European Commission ordered tech behemoth Apple Inc to pay a record $14.5 billion unpaid tax to Ireland, terming it as an illegal state aid. The news in itself did not create shock waves as much as the response of Ireland did. Ireland does not want the money.
A few pertinent question here are, what led the European Commission to order such a massive tax payment and why is Ireland not willing to take the money. Let's try to understand it step by step.
In his open letter
, Apple CEO Tim Cook said that late Steve Jobs saw an opportunity in Ireland and opened Apple's first factory in Cork, Ireland with 60 employees. There are two companies
in Ireland — Apple Sales International
and Apple Operations Europe. Now, European Commission says, these companies
had no employees or real offices yet realised large profits, according to a report in Business Insider
. Contrary to this, Tim Cook's letter states that there are over 6,000 employees across Ireland.
Ireland extended an olive branch to Apple way back in 1991 and again in 2007. Ireland and Apple struck a deal which let Apple pay bare minimum taxes in exchange of generating jobs for the Irish people. Plain and simple. The tricky part is the amount of tax. Ireland already charges least percentage of tax in all Europe — a paltry 12.5% — reports the Fortune
That's not it. In 2003, Apple payed 1% of the profits it made in Europe, which came down to 0.005% in 2014, with which Ireland is totally fine. It simply does not want Apple to even pay the standard 12.5% tax. So if sales are made in entire Europe, how does Apple pay so less? Apple attributed all the European sales to the two companies
it set up in Steve Job's era — Apple Sales International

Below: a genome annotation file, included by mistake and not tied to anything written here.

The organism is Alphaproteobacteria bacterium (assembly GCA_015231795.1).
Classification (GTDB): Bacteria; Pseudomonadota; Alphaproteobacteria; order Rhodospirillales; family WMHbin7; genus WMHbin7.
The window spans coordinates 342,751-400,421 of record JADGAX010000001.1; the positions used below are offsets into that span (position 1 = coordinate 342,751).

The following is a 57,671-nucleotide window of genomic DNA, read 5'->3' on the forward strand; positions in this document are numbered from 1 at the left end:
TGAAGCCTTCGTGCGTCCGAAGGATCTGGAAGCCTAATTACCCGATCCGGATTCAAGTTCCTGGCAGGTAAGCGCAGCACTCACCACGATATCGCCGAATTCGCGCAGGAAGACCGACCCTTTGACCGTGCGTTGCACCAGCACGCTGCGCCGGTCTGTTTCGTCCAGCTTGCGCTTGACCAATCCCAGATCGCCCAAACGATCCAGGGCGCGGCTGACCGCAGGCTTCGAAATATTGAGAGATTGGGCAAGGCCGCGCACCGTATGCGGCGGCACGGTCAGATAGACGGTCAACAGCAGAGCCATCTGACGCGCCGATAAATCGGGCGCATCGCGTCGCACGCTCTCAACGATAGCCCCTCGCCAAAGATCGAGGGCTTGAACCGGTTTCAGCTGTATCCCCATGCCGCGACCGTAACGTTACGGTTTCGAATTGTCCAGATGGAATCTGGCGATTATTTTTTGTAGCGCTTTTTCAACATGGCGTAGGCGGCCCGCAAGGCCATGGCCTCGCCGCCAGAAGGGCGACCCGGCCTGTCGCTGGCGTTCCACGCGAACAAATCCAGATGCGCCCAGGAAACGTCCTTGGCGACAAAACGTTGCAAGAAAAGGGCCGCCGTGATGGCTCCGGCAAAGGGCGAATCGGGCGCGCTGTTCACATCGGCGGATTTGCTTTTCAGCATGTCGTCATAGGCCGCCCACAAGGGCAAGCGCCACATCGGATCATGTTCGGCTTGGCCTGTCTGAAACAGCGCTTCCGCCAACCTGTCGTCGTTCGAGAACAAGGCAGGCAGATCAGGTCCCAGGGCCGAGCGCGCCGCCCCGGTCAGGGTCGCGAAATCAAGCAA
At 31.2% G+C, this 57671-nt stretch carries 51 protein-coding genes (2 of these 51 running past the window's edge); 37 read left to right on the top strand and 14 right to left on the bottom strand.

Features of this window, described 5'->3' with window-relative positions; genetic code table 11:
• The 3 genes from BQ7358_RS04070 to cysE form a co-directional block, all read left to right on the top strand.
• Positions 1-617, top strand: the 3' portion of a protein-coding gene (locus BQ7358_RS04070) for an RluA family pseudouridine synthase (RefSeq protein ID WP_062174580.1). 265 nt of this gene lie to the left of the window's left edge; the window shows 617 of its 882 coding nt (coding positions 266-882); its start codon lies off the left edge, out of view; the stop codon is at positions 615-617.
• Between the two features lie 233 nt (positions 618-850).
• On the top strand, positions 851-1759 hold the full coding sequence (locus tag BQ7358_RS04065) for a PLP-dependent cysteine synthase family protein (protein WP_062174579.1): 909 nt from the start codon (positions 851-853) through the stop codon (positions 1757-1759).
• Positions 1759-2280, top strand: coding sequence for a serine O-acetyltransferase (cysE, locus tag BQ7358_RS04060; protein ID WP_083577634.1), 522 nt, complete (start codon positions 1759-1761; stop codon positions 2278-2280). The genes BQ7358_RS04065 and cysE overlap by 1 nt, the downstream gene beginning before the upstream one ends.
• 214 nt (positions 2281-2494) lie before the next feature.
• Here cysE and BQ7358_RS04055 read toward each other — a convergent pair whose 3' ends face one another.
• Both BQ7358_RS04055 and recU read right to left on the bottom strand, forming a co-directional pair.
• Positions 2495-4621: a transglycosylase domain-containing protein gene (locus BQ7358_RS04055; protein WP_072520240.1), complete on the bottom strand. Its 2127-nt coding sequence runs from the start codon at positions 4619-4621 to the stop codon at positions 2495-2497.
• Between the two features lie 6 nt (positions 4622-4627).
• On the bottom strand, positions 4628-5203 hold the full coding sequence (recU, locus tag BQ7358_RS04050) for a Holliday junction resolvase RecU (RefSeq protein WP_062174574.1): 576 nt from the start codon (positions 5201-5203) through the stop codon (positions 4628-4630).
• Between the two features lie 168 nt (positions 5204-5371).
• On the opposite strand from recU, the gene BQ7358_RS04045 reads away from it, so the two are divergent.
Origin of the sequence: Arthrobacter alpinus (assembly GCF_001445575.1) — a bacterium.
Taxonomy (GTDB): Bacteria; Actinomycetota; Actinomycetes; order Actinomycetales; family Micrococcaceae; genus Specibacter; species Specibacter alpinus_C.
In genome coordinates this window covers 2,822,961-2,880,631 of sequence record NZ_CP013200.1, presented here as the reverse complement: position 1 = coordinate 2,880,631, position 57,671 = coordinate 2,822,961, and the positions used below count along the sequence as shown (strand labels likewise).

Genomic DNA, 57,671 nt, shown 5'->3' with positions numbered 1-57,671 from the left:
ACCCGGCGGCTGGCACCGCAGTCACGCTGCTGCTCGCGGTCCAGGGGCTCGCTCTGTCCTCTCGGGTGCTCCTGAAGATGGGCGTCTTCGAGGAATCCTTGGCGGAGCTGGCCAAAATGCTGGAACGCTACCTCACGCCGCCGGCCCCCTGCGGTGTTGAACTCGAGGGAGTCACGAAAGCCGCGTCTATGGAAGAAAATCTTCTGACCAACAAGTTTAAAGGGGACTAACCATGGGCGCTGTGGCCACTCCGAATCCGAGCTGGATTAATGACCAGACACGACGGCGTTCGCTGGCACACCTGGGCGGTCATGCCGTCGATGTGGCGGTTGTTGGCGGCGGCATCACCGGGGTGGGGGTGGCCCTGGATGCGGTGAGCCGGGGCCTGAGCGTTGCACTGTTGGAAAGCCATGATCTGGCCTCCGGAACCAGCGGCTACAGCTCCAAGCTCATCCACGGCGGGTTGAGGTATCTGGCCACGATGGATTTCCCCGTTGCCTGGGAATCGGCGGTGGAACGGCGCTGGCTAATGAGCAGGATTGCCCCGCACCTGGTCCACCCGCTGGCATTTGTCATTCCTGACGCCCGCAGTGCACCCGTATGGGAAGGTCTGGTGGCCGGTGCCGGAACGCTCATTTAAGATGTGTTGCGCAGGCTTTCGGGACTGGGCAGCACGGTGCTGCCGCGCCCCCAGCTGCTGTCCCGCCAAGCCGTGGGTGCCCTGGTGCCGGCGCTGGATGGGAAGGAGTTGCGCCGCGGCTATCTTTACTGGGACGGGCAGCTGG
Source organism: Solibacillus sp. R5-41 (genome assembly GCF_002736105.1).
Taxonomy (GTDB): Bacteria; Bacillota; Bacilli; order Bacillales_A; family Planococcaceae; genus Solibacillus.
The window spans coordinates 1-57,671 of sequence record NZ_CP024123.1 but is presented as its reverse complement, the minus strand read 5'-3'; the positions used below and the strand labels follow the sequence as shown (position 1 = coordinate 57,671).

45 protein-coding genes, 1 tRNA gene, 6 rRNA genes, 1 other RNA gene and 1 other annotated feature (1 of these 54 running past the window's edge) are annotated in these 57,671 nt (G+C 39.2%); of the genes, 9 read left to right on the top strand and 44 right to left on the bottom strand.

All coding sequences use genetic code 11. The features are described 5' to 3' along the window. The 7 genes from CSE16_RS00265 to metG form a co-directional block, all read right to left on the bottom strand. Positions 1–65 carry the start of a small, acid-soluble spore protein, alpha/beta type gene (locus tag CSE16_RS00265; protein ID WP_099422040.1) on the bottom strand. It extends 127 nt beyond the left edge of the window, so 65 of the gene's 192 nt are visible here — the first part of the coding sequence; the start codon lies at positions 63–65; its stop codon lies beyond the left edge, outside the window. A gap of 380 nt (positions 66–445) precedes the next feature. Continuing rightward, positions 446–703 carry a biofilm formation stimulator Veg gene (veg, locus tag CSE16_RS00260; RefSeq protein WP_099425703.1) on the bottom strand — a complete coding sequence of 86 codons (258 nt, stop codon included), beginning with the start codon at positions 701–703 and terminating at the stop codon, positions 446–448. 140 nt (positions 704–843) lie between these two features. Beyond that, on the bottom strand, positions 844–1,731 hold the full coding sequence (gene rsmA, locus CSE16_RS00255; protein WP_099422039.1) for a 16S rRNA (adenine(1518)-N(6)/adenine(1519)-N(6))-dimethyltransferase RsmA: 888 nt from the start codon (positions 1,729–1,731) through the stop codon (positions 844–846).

and Apple Operations Europe.
European Union's Competition commissioner Margrethe Vestager has very vocally stated that it is not a fair way to play. This is like a state subsidy given by a country to a company. Ireland on the other hand is very comfortable with the special treatment it is providing to Apple. The logic given by Ireland for the unwillingness to collect taxes is that it would not just hurt Apple but would hurt other companies operating in Ireland. If Ireland starts collecting tax at higher rates then it might lose it's reputation of inexpensive place to run business.
The US government has expressed its concern over the issue. The Treasury Department says if the Commission wins this case, US companies could use these taxes paid in Europe to offset US taxes. That, it says, would effectively constitute a transfer of revenue to the EU from the US government and its taxpayers, reports Business Insider
The road ahead? Apple will appeal against the tax order, so will Ireland. US government is ought to intervene. The process might slow down and European Commission will have to wait and watch.